News In Focus
Abolish default retirement age, says EHRC
The Equality and Human Rights Commission today launches a set of proposals for fundamental changes to employment policies to open up more work opportunities for older Britons and address the challenges of an ageing workforce.
Proposals include abolishing the default retirement age, extending the right to request flexible working to all, overhauling employer recruitment practices to prevent discrimination, and improved training and development. It comes as the Lords today have the opportunity to remove the default retirement age through the Equality Bill.
Claiming that the economy would be the big winner from its policies, the Commission points to research from the National Institute of Economic and Social Research showing that extending working lives by 18 months would inject £15 billion into the British economy.
A new survey carried out for the Commission into older workers’ aspirations, barriers they face and potential solutions, shows that a majority in the 50-75 age group believes major changes are needed to attitudes and policies if they are to reach their goals.
Twenty four per cent of men and 64% of women say they plan to keep working beyond the state pension age (currently 60 for women but set to rise to 65 by 2020), most often out of financial necessity. However, structural barriers and outdated stereotypes are forcing people out of work early. While Commission research shows employers are offering lower level, part-time work to over 50 year olds, twice as many older workers want a job promotion compared to those that want to downshift.
Flexibility in hours and locations is crucial to keeping older workers in the workforce longer. Eighty-five per cent of people not working and over the state pension age say greater availability of part-time or flexible jobs would help them gain a job.
The Commission will be working closely with employers to develop guidance for organisations to implement non-discriminatory recruitment practices.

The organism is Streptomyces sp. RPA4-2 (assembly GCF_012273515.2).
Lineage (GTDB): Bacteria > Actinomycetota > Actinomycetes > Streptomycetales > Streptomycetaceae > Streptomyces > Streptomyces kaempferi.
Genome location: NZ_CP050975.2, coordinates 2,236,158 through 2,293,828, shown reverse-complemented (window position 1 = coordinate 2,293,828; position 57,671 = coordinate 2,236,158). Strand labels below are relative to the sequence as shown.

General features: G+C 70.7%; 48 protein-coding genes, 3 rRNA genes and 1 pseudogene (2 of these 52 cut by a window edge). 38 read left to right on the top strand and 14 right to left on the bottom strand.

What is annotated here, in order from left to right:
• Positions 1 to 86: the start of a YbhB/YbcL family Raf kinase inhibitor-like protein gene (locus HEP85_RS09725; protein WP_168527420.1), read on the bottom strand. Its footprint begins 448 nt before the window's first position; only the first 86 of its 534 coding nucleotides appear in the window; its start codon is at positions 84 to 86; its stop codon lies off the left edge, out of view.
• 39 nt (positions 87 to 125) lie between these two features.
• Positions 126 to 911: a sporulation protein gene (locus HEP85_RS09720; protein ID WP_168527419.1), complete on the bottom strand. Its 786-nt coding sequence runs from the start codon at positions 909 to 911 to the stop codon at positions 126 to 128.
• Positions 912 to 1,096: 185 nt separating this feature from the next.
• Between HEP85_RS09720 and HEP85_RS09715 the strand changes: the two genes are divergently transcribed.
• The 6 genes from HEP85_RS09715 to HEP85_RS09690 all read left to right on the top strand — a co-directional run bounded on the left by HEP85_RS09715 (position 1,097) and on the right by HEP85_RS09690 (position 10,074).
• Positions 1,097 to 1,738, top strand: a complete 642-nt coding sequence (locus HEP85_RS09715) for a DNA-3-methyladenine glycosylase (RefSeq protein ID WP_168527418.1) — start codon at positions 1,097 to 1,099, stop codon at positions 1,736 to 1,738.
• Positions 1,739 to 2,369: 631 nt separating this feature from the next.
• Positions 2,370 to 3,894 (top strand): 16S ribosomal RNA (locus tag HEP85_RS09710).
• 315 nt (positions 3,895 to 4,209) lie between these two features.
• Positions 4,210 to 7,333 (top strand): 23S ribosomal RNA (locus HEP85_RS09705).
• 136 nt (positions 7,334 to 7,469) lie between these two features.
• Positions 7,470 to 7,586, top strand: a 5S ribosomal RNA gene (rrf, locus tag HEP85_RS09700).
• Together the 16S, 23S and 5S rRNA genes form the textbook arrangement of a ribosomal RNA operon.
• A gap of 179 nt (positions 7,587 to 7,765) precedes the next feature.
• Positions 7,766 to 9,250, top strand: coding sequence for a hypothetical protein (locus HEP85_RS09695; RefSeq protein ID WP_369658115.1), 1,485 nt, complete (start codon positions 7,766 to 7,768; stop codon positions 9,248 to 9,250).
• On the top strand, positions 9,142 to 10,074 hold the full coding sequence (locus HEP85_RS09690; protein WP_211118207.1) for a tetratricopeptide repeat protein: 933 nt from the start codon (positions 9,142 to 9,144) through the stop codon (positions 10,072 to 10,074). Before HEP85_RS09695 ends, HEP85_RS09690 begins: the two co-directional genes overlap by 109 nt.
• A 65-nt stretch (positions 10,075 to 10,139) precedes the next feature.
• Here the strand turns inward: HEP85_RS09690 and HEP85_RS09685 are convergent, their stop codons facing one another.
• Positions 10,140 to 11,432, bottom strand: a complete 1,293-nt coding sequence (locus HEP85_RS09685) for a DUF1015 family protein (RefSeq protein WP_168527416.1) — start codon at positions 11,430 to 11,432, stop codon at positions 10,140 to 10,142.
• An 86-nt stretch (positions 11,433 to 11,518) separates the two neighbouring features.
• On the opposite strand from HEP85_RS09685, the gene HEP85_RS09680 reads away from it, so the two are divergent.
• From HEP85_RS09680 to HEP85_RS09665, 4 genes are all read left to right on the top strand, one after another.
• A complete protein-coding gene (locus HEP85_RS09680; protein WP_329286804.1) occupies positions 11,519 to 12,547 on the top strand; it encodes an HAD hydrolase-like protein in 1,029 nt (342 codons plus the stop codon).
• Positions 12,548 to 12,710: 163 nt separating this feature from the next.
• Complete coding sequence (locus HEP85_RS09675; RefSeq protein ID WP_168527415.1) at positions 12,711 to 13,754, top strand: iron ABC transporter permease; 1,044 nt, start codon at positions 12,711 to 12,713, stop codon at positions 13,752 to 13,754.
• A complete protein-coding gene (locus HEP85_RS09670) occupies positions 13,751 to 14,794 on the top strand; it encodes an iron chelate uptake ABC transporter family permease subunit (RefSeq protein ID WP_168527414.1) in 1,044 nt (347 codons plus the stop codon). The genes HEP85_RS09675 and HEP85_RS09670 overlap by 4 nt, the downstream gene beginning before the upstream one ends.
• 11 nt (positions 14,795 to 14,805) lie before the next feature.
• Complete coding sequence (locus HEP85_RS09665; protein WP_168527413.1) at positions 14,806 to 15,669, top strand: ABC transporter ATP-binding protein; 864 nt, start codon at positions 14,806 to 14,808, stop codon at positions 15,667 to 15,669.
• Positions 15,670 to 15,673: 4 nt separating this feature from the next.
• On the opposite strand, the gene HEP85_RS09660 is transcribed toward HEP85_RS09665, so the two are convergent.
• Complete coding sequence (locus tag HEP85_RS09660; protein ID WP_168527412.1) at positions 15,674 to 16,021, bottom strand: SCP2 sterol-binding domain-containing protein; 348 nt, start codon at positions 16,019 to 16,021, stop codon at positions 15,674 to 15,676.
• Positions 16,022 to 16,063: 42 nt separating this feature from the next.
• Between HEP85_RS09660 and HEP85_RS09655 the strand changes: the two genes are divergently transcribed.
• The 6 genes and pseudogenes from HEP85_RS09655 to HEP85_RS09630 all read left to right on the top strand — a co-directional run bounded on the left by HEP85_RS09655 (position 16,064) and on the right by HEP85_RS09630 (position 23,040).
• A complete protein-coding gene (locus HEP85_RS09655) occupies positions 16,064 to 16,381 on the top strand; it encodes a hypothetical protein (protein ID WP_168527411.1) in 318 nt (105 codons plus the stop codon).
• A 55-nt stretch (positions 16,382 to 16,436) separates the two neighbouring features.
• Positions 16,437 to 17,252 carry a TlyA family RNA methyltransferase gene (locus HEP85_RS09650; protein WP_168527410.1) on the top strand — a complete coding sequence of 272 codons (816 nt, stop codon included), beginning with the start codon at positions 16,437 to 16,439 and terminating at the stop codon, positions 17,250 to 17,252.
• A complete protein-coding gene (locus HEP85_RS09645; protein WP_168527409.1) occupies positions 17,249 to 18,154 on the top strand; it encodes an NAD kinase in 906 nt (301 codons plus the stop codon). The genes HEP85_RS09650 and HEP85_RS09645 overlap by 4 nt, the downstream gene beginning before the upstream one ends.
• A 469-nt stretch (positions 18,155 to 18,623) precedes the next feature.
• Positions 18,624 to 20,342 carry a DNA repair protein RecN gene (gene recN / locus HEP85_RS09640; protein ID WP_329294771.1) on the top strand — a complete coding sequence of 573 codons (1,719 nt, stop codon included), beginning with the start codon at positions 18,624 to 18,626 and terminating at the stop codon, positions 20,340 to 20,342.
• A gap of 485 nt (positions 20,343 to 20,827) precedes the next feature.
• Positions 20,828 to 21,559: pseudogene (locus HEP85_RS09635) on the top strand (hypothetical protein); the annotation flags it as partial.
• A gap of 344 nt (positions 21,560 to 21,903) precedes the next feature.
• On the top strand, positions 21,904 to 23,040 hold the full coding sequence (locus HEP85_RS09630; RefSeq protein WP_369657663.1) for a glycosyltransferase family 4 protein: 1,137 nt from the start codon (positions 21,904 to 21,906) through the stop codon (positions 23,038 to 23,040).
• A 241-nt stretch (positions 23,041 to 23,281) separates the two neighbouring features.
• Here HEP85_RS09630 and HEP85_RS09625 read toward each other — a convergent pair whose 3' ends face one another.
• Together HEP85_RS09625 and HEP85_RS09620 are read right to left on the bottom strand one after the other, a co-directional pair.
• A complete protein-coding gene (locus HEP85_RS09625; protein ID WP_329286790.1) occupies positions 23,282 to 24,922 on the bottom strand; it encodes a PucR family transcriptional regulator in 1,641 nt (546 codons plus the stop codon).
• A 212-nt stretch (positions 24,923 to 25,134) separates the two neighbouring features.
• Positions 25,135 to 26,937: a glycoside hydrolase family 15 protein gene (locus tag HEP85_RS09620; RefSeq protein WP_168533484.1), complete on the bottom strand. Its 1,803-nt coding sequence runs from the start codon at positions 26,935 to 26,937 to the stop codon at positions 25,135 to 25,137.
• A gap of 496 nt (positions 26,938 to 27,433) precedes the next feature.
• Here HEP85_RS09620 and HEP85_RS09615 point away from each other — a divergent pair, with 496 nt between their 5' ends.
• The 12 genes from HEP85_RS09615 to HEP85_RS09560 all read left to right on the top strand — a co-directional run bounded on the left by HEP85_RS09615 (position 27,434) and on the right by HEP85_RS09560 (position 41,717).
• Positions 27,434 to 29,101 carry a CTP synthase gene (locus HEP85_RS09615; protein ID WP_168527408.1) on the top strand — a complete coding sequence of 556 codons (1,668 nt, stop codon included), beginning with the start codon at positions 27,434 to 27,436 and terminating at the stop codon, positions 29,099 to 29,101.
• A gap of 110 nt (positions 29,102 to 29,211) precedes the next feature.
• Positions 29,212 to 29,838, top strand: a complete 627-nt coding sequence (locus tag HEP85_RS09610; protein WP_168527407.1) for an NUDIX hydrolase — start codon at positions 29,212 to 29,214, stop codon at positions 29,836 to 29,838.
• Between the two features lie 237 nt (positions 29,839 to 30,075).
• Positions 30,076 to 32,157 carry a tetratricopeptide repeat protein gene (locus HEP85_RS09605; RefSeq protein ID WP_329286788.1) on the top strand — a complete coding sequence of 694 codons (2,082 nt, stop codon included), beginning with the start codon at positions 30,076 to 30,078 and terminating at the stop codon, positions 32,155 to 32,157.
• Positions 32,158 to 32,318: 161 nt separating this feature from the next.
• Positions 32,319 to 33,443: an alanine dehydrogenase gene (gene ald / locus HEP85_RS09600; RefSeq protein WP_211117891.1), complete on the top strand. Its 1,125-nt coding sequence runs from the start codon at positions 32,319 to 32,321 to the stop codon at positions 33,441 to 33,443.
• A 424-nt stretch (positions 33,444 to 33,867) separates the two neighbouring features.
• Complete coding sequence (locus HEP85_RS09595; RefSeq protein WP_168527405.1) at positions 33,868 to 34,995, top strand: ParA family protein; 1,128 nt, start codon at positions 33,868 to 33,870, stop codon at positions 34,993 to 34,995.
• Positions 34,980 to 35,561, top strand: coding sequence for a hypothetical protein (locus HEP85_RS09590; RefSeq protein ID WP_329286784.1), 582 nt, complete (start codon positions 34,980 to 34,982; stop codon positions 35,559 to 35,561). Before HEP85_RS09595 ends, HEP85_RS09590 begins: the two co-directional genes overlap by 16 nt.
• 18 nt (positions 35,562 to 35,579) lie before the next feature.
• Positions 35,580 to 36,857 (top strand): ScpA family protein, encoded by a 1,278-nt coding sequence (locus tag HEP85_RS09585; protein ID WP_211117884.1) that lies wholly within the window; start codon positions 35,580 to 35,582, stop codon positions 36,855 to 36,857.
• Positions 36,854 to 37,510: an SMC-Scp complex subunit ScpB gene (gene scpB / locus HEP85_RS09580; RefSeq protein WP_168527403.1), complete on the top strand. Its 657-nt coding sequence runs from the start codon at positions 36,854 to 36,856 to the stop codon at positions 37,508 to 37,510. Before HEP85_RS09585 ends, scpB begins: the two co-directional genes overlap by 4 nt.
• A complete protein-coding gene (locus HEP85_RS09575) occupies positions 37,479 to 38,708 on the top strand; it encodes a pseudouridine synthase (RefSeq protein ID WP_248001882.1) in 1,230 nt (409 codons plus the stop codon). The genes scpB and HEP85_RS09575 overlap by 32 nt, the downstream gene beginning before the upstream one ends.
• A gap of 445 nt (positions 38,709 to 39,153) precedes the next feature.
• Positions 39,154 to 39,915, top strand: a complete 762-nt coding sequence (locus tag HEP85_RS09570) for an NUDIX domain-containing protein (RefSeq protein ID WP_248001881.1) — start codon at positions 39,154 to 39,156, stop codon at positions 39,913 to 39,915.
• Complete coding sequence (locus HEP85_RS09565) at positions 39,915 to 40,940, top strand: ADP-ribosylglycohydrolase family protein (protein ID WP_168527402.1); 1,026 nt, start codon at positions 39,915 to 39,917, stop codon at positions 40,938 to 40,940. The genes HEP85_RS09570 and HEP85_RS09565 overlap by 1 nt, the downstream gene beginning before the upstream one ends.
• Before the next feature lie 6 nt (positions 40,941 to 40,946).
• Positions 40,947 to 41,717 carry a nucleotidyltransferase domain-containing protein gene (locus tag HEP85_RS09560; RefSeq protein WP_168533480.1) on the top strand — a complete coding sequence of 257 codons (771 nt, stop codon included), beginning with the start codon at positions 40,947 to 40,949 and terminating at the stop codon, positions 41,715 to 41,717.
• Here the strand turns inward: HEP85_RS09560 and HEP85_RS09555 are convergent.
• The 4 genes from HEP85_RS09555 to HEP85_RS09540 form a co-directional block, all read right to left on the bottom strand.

Baroness Margaret Prosser, Deputy Chair of the Commission, said: “This is about developing a way of working that is based on the demographics of today’s populations and moving away from systems established when people died not long after reaching state pension age and women were supported by their husbands.
“Radical change is what older Britons are telling us needs to happen for them to stay in the workforce. Employers with a focus on recruiting and retaining older workers on flexible working arrangements are telling us it makes good business sense, allowing them to recruit and retain talent while meeting the flexible needs of their customers."
She added that Britain had experienced a skills exodus during the recession and as the economy recovered it faced a very real threat of not having enough workers, a problem further exacerbated if skilled workers were forced to retire at 65.
Baroness Prosser commented: “Keeping older Britons healthy and in the workforce also benefits the economy more broadly by decreasing welfare costs and increasing the spending power of older Britons.
“Our research shows that to provide real opportunity to older workers, abolishing the default retirement age needs to be accompanied by a concerted drive by Government, employers and agencies to meet the health, caring and work needs of the over-50s to enable them to remain in the workplace. Greater flexibility can help to deliver this.”
Click here to access the Commission's proposals and research report.